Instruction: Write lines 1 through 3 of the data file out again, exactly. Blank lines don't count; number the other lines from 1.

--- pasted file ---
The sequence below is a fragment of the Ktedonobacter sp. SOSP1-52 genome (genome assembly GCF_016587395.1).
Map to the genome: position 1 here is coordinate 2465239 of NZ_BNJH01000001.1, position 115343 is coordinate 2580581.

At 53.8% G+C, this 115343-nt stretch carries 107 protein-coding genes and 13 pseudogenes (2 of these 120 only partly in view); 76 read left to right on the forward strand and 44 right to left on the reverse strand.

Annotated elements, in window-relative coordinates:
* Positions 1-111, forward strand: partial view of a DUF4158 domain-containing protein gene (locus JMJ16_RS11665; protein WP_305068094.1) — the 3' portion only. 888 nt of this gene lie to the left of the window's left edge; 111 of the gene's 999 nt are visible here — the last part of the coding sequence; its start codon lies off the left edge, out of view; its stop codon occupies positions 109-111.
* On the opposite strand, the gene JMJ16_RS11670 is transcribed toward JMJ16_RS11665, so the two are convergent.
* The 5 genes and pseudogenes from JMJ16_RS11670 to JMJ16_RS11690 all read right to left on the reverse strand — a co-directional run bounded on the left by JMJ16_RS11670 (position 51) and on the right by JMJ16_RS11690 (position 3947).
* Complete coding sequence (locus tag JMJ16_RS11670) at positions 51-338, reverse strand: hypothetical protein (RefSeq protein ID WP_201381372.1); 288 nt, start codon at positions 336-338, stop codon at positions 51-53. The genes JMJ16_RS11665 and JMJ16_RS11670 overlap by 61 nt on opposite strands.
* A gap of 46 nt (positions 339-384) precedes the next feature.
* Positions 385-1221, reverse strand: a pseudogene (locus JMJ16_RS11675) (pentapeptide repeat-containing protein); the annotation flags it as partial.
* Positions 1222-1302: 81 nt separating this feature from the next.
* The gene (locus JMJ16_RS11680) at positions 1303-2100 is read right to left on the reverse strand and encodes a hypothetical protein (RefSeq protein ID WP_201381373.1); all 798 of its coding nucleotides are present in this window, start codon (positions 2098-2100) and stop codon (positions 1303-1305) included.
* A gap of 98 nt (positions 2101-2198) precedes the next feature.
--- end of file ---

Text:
The sequence below is a fragment of the Ktedonobacter sp. SOSP1-52 genome (genome assembly GCF_016587395.1).
Map to the genome: position 1 here is coordinate 2465239 of NZ_BNJH01000001.1, position 115343 is coordinate 2580581.

At 53.8% G+C, this 115343-nt stretch carries 107 protein-coding genes and 13 pseudogenes (2 of these 120 only partly in view); 76 read left to right on the forward strand and 44 right to left on the reverse strand.